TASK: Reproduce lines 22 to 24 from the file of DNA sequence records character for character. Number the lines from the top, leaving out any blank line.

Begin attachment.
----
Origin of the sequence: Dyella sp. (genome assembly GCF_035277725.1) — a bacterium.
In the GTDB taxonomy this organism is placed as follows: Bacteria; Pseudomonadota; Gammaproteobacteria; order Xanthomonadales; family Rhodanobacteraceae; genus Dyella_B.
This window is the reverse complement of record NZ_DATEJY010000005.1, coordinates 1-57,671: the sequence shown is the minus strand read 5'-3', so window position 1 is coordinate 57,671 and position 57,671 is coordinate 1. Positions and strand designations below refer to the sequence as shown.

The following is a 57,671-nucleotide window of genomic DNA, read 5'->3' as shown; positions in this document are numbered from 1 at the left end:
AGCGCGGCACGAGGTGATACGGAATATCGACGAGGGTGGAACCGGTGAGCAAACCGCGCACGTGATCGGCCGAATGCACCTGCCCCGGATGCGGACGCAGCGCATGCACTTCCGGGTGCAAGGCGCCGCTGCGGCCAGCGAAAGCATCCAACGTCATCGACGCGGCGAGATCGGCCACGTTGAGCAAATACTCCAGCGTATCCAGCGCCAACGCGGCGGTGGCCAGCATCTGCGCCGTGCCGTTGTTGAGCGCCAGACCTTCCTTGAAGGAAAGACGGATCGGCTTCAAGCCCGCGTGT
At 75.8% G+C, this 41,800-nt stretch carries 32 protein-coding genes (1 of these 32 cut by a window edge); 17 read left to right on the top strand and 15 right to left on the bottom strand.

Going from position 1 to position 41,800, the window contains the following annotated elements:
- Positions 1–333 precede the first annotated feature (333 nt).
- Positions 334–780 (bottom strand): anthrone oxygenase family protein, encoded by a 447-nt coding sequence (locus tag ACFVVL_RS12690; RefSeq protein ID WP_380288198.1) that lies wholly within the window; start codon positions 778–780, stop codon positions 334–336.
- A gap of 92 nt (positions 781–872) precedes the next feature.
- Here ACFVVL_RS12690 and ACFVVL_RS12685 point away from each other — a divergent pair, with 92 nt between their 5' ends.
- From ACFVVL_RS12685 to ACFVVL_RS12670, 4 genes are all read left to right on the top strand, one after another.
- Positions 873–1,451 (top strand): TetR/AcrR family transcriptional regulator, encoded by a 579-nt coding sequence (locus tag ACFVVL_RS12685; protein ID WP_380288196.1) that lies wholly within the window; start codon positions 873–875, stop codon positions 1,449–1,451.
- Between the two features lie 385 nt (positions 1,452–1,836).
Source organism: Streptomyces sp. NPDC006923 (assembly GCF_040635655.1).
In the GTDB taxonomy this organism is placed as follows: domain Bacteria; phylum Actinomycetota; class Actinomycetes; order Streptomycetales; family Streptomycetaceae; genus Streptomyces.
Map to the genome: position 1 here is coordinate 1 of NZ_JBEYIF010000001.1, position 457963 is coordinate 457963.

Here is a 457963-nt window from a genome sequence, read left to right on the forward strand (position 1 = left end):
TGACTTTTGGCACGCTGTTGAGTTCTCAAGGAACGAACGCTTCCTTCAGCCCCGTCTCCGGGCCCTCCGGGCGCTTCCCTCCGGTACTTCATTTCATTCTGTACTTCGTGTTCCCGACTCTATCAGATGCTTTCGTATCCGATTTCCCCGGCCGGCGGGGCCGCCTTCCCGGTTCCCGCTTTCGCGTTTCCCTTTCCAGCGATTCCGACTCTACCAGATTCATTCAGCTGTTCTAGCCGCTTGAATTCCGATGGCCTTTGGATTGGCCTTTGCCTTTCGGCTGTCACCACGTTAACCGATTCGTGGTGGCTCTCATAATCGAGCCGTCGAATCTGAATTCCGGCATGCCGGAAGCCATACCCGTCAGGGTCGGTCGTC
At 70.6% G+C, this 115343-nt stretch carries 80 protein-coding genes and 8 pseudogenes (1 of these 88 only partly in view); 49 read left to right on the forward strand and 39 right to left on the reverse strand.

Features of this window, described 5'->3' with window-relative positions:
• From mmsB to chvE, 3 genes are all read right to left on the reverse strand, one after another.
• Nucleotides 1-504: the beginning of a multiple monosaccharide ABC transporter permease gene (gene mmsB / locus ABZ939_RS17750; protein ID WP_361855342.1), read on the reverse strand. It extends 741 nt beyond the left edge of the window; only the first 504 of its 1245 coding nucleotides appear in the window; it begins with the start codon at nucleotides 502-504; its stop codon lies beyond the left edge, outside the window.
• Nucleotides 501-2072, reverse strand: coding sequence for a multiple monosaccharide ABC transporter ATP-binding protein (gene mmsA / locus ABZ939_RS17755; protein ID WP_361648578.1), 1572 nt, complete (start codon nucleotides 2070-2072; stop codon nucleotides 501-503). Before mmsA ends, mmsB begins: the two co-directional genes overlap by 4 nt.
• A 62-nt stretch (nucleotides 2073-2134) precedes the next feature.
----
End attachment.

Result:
• From mmsB to chvE, 3 genes are all read right to left on the reverse strand, one after another.
• Nucleotides 1-504: the beginning of a multiple monosaccharide ABC transporter permease gene (gene mmsB / locus ABZ939_RS17750; protein ID WP_361855342.1), read on the reverse strand. It extends 741 nt beyond the left edge of the window; only the first 504 of its 1245 coding nucleotides appear in the window; it begins with the start codon at nucleotides 502-504; its stop codon lies beyond the left edge, outside the window.
• Nucleotides 501-2072, reverse strand: coding sequence for a multiple monosaccharide ABC transporter ATP-binding protein (gene mmsA / locus ABZ939_RS17755; protein ID WP_361648578.1), 1572 nt, complete (start codon nucleotides 2070-2072; stop codon nucleotides 501-503). Before mmsA ends, mmsB begins: the two co-directional genes overlap by 4 nt.